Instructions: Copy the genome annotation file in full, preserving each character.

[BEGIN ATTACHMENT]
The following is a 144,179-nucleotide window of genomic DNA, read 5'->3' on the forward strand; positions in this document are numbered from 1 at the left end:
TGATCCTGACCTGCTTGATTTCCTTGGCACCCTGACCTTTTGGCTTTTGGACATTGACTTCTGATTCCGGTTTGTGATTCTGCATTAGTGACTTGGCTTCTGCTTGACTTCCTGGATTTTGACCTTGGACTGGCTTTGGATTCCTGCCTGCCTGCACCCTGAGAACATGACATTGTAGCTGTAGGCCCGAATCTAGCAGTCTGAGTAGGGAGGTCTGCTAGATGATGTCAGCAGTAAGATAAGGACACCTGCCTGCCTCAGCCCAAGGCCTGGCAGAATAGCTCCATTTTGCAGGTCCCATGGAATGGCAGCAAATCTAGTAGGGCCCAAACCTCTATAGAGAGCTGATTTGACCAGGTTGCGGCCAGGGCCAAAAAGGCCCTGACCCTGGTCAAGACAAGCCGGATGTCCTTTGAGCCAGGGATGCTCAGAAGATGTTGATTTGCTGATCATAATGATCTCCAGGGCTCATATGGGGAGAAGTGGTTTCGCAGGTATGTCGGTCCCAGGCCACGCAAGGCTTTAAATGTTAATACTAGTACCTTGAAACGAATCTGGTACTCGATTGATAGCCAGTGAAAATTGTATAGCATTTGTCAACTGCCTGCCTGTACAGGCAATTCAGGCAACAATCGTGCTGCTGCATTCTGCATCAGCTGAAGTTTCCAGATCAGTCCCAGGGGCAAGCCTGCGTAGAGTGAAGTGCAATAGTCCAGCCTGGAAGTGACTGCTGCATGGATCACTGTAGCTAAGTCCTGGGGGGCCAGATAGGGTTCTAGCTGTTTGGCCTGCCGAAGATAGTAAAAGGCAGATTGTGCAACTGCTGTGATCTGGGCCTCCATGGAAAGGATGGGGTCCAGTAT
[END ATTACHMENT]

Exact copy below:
The following is a 144,179-nucleotide window of genomic DNA, read 5'->3' on the forward strand; positions in this document are numbered from 1 at the left end:
TGATCCTGACCTGCTTGATTTCCTTGGCACCCTGACCTTTTGGCTTTTGGACATTGACTTCTGATTCCGGTTTGTGATTCTGCATTAGTGACTTGGCTTCTGCTTGACTTCCTGGATTTTGACCTTGGACTGGCTTTGGATTCCTGCCTGCCTGCACCCTGAGAACATGACATTGTAGCTGTAGGCCCGAATCTAGCAGTCTGAGTAGGGAGGTCTGCTAGATGATGTCAGCAGTAAGATAAGGACACCTGCCTGCCTCAGCCCAAGGCCTGGCAGAATAGCTCCATTTTGCAGGTCCCATGGAATGGCAGCAAATCTAGTAGGGCCCAAACCTCTATAGAGAGCTGATTTGACCAGGTTGCGGCCAGGGCCAAAAAGGCCCTGACCCTGGTCAAGACAAGCCGGATGTCCTTTGAGCCAGGGATGCTCAGAAGATGTTGATTTGCTGATCATAATGATCTCCAGGGCTCATATGGGGAGAAGTGGTTTCGCAGGTATGTCGGTCCCAGGCCACGCAAGGCTTTAAATGTTAATACTAGTACCTTGAAACGAATCTGGTACTCGATTGATAGCCAGTGAAAATTGTATAGCATTTGTCAACTGCCTGCCTGTACAGGCAATTCAGGCAACAATCGTGCTGCTGCATTCTGCATCAGCTGAAGTTTCCAGATCAGTCCCAGGGGCAAGCCTGCGTAGAGTGAAGTGCAATAGTCCAGCCTGGAAGTGACTGCTGCATGGATCACTGTAGCTAAGTCCTGGGGGGCCAGATAGGGTTCTAGCTGTTTGGCCTGCCGAAGATAGTAAAAGGCAGATTGTGCAACTGCTGTGATCTGGGCCTCCATGGAAAGGATGGGGTCCAGTAT